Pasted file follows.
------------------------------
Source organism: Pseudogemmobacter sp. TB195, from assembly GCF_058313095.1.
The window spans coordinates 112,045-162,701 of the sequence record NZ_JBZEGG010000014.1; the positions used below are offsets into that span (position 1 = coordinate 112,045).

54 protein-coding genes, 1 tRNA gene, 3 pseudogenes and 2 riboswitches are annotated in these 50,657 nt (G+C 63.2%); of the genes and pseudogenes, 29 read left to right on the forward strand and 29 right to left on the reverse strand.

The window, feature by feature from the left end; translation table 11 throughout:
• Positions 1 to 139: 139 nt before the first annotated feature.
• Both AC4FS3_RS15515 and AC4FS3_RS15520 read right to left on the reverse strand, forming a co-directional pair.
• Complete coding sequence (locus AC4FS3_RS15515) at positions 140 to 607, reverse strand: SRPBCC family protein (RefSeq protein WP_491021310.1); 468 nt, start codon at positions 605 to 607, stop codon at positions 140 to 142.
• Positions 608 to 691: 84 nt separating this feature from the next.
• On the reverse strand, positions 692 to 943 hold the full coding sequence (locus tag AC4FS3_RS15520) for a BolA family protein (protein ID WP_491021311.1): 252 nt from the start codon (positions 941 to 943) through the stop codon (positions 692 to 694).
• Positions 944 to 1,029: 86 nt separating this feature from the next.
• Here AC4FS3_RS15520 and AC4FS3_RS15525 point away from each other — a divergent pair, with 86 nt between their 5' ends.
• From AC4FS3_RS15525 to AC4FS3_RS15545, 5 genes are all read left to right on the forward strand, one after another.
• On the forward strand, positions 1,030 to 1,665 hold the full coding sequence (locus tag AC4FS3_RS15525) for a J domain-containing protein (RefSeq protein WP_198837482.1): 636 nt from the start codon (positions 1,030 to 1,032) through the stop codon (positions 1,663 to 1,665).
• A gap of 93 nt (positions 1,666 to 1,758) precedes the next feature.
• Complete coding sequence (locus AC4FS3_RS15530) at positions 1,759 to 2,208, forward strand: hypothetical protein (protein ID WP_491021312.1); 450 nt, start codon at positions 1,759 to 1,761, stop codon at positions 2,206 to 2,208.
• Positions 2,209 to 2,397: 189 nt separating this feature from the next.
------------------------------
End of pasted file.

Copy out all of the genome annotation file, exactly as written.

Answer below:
Source organism: Pseudogemmobacter sp. TB195, from assembly GCF_058313095.1.
The window spans coordinates 112,045-162,701 of the sequence record NZ_JBZEGG010000014.1; the positions used below are offsets into that span (position 1 = coordinate 112,045).

54 protein-coding genes, 1 tRNA gene, 3 pseudogenes and 2 riboswitches are annotated in these 50,657 nt (G+C 63.2%); of the genes and pseudogenes, 29 read left to right on the forward strand and 29 right to left on the reverse strand.

The window, feature by feature from the left end; translation table 11 throughout:
• Positions 1 to 139: 139 nt before the first annotated feature.
• Both AC4FS3_RS15515 and AC4FS3_RS15520 read right to left on the reverse strand, forming a co-directional pair.
• Complete coding sequence (locus AC4FS3_RS15515) at positions 140 to 607, reverse strand: SRPBCC family protein (RefSeq protein WP_491021310.1); 468 nt, start codon at positions 605 to 607, stop codon at positions 140 to 142.
• Positions 608 to 691: 84 nt separating this feature from the next.
• On the reverse strand, positions 692 to 943 hold the full coding sequence (locus tag AC4FS3_RS15520) for a BolA family protein (protein ID WP_491021311.1): 252 nt from the start codon (positions 941 to 943) through the stop codon (positions 692 to 694).
• Positions 944 to 1,029: 86 nt separating this feature from the next.
• Here AC4FS3_RS15520 and AC4FS3_RS15525 point away from each other — a divergent pair, with 86 nt between their 5' ends.
• From AC4FS3_RS15525 to AC4FS3_RS15545, 5 genes are all read left to right on the forward strand, one after another.
• On the forward strand, positions 1,030 to 1,665 hold the full coding sequence (locus tag AC4FS3_RS15525) for a J domain-containing protein (RefSeq protein WP_198837482.1): 636 nt from the start codon (positions 1,030 to 1,032) through the stop codon (positions 1,663 to 1,665).
• A gap of 93 nt (positions 1,666 to 1,758) precedes the next feature.
• Complete coding sequence (locus AC4FS3_RS15530) at positions 1,759 to 2,208, forward strand: hypothetical protein (protein ID WP_491021312.1); 450 nt, start codon at positions 1,759 to 1,761, stop codon at positions 2,206 to 2,208.
• Positions 2,209 to 2,397: 189 nt separating this feature from the next.